The Purpose
Technical Studies
Key Ingredients
Light Rail Defined
vision42 and #7 Subway
Traffic Issues
Proposers + Supporters
Early Action Agenda


  Images and Maps

Computer Images and Photomontages
The very best solution to the currently overcrowded sidewalks is a vastly improved pedestrian environment, coupled with a free-flowing transitway. The vitality and intensity of New York derives in large part from its very human scale of circulation and activity. People from all over the country, not to mention the world, come here to experience this and are often amazed at how much they like it. We believe this intensity should be encouraged and enhanced. The act of taking the cars out of 42nd Street would, in effect, be converting the scale of the street from the automotive, back down to human scale, and would open up tremendous new possibilities for the complete redesign of the street.









Proposed Plan and Cross Section of a Typical Block
Pairs of light rail stops would occur at each typical 800-foot avenue, resulting in twelve pairs of stops along the length of 42nd Street, plus several at the far eastern and western ends along the rivers.



The yellow and orange circles in these maps represent a 700-foot radius of immediate impact of each station.

Map A
Map C

Map B
Map D


Map A: The #7 subway extension — with only one station, at 11th Avenue and 33rd Street, since an intermediate station at 10th Ave. is unaffordable.
Map B: Original intention for the #7 subway extension — still unable to serve the waterfronts or other areas in Far West and Far East Midtown.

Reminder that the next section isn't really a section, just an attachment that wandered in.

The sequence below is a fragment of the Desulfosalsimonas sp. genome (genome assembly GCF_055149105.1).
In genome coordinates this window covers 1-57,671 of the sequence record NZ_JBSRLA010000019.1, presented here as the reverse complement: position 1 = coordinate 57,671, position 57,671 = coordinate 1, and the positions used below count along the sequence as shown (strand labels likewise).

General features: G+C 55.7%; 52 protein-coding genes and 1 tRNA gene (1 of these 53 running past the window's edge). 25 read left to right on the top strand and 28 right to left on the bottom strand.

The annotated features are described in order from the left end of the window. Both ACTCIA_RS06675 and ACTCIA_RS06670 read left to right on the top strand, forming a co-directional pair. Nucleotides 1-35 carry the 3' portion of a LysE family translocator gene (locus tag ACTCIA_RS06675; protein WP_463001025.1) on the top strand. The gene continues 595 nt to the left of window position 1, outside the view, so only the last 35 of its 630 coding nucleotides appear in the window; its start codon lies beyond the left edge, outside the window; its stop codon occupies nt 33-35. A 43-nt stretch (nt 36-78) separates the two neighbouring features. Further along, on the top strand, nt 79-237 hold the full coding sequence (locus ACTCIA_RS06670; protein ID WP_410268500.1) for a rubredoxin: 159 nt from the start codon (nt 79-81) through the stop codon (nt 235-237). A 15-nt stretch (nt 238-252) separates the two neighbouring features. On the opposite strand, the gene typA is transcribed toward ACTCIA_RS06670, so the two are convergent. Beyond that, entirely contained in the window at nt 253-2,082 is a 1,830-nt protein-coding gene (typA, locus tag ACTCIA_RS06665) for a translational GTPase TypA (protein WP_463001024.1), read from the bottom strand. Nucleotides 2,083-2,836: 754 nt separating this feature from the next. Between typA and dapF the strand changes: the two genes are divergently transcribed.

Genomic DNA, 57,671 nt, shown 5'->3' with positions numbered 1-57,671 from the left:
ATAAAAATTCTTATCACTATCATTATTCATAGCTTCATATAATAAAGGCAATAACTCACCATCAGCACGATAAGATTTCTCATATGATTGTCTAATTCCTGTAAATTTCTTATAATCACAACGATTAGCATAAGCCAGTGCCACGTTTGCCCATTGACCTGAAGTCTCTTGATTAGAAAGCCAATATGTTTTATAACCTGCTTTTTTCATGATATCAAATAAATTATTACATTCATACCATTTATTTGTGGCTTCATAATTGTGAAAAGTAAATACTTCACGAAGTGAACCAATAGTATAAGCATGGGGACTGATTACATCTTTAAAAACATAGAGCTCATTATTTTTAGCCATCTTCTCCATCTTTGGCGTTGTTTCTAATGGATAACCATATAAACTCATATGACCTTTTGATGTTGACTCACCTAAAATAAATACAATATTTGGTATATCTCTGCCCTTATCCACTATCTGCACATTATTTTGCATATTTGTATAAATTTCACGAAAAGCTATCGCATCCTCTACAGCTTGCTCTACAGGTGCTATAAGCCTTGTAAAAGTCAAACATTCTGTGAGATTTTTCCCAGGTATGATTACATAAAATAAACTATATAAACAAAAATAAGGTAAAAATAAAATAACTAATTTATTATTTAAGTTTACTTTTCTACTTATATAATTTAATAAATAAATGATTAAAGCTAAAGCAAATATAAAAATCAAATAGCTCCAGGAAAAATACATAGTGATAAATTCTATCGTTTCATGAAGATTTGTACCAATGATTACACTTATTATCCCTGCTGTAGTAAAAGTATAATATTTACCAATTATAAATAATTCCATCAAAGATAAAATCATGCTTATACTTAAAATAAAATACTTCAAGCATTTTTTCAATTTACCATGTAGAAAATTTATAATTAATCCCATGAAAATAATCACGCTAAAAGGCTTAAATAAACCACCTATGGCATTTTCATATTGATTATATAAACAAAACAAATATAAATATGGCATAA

Map C: vision42 Light Rail Plan — Initial Phase, plus a low-cost, high-capacity rail shuttle on existing LIRR tracks.
Map D: Light Rail Phase 2 — A 42nd Street/34th Street two-way link among Midtown destinations and transit nodes.


vision42 needs your help to make our goals a reality.

Sign the Petition to Mayor Bloomberg
Contact Your Elected Officials
Donate to vision42

On August 10, 2008, the vision42 proposal was presented to the Annual Convention of the American Bar Association, at a well-attended session of the Section of Public Contract Law.  There was considerable interest in the extension of the line to create a continuous two-way light rail loop with 34th Street, as well as in the project’s projected annual economic and fiscal benefits, and in its potential for development as a public-private partnership.

If you'd like to learn more about vision42, its traffic impacts, its costs, and its (tremendous) economic potential, we encourage you to familiarize yourself with the key findings of the vision42 Technical Studies, as well as the full reports - all available on this website.